Sorry, you need to enable JavaScript to visit this website.
English (en)
TRIMIS

Road safety Data Collection, Transfer and Analysis

DACOTA

Road safety Data Collection, Transfer and Analysis

Call for proposal: 
FP7-SST-2008-TREN-1
Link to CORDIS:
Background & policy context: 

Traffic crashes have a major impact to European society: in 2008 over 38 000 road users died and over 1.2 million were injured. The economic cost is immense and has been estimated at over €160 billion for the EU 15 alone. The European Commission and National Governments place a high priority on reducing casualty numbers and have a series introduced targets and objectives.

The experience of the best-performing countries is that the most effective policies are based on an evidence-based, scientific approach. Information about the magnitude, nature and context of the crashes is essential while detailed analyses of the role of infrastructure, vehicles and road users enables new policies to be developed.

This project addressed the needs for further improvement of the European Road Safety Observatory by enhancing, structuring and applying the data and information it contains. The DACOTA project aimed to continue the efforts made in previous projects by gathering, consolidating and standardising the available road safety data and information, through the exploitation of all available sources.

Objectives: 

Evidenced based approaches lie at the heart of the most successful road safety polices, and accident and other road safety data is a key component. No single set of data can support all road safety questions and the European Road Safety Observatory has been developed as a focus for a range of data and information types.

Methodology: 

One part of the European Road Safety Observatory includes a series of data protocols and collection methodologies for a range of data types including national level and in-depth accident data, exposure data and safety performance indicators. Although it is a substantial step forward, the European Road Safety Observatory (ERSO) remains the first stage and further development is needed.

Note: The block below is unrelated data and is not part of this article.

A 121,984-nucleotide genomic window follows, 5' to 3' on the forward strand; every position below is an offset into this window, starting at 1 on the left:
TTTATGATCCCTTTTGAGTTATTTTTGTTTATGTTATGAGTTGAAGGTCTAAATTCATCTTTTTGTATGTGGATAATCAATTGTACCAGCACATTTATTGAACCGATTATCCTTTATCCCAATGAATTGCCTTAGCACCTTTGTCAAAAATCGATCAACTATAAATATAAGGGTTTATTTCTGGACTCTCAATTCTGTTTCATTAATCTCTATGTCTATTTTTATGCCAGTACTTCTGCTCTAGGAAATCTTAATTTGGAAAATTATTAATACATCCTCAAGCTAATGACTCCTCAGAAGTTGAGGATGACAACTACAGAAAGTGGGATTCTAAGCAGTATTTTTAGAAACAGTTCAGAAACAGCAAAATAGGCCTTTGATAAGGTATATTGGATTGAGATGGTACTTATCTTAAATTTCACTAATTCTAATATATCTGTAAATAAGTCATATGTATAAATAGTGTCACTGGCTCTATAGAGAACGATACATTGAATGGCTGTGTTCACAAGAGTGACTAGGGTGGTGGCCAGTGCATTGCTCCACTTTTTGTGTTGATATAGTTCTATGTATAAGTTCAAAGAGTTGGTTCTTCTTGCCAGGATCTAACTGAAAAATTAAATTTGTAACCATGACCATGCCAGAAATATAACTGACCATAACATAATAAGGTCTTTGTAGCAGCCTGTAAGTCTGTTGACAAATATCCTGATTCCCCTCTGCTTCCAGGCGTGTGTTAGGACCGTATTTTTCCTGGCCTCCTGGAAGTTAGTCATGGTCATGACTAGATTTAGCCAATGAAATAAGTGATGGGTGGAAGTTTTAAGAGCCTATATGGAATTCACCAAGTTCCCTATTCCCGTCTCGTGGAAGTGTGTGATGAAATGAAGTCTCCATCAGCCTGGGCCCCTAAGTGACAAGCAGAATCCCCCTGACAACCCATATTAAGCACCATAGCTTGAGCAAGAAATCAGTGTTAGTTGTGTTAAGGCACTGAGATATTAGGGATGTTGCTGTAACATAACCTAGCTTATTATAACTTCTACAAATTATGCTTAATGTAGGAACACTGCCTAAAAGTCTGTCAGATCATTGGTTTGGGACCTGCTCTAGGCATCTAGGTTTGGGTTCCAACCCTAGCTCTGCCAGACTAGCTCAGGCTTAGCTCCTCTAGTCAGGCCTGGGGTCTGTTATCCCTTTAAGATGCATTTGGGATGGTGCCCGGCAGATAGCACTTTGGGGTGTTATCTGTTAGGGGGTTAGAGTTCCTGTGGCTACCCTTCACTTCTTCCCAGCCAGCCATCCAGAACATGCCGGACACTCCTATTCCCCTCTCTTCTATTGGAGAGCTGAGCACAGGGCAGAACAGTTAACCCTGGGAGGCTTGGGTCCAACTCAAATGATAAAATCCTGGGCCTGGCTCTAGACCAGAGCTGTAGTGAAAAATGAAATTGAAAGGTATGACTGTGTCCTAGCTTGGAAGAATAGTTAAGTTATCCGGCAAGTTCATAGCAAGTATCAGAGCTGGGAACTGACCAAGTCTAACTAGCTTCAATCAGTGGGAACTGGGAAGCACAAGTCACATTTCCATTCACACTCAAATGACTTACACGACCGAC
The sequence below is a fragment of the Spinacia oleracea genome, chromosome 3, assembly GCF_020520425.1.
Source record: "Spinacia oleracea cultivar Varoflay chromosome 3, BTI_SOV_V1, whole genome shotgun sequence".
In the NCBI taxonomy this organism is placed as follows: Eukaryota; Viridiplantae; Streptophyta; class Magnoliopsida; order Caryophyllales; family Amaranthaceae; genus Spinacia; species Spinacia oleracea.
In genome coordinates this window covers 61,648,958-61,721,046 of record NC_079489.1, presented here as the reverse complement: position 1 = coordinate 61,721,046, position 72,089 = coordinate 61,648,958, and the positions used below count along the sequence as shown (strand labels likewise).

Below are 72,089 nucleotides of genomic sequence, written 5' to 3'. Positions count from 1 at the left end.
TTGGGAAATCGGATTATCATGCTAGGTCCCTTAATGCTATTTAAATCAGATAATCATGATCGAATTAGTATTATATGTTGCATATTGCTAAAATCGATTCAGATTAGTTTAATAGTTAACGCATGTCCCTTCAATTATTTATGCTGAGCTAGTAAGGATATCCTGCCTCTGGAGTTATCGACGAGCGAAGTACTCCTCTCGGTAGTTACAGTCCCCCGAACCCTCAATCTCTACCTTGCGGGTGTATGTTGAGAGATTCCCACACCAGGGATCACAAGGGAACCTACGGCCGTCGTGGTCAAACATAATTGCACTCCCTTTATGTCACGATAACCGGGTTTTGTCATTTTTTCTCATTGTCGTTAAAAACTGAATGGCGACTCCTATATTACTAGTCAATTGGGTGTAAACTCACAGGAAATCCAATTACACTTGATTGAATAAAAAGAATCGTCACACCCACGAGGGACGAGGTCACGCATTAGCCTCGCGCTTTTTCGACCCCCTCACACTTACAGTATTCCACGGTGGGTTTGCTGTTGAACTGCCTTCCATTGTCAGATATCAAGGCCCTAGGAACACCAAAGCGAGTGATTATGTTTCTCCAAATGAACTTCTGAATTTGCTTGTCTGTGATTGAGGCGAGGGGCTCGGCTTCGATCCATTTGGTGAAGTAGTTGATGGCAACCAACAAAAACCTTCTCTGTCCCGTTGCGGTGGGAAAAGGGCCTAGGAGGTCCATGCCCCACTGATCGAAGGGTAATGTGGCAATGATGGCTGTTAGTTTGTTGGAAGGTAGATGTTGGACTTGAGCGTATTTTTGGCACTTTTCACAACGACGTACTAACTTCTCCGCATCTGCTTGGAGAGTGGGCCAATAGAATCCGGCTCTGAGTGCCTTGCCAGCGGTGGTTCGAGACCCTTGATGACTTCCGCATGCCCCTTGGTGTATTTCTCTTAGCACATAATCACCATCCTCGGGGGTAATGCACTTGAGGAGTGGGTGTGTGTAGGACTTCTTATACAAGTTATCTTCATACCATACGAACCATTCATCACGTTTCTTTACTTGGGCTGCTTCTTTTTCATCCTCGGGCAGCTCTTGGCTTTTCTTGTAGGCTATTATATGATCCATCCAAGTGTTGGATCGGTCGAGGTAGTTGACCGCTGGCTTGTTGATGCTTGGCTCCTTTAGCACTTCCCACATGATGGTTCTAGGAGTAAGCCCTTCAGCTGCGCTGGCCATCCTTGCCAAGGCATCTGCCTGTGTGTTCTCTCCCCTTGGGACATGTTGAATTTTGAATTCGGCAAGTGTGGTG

Institution Type:
Institution Name: 
The European Commission
Type of funding:
Key Results: 

The DaCoTA team systematically gathered information from a selection of 14 EU Member States using a specially designed questionnaire based on a model of road safety. Analysis of the results showed that there was no one single 'good practise' model of road safety management that could be related to road safety outcomes.

The evidence base is a key factor in ERSO and for road safety policymaking and the DaCoTA team also reviewed the data needs of key stakeholder groups. A web-based questionnaire was completed by over 500 road safety stakeholders who were asked to identify the nature and availability of the most important types of safety data. The highest priority data needs were:

1. Information on crash causation factors (high priority for 67% of respondents),
2. Information on road users' behaviour and attitudes (63%),
3. A common definition of a fatality (60%),
4. Information on the costs and benefits of road safety measures (56%),
5. Serious injury counts, in addition to fatality counts (55%),
6. Methods to evaluate the safety impacts of road safety measures (54%),
7. Information on the safety impacts of combined measures (54%),
8. Common methods to perform evaluations of road safety measures (52%).

Innovation aspects

In order for the safety system to be innovative, it has to be able to firstly answer to a real need and to solve as indicates its name a problem of safety. For that purpose, it is important to have a solid core relying mainly on the following actions:

  • The implementation of an information system on road accidents, common at European level (at world scale would be fantastic but not realistic) and to build it to last,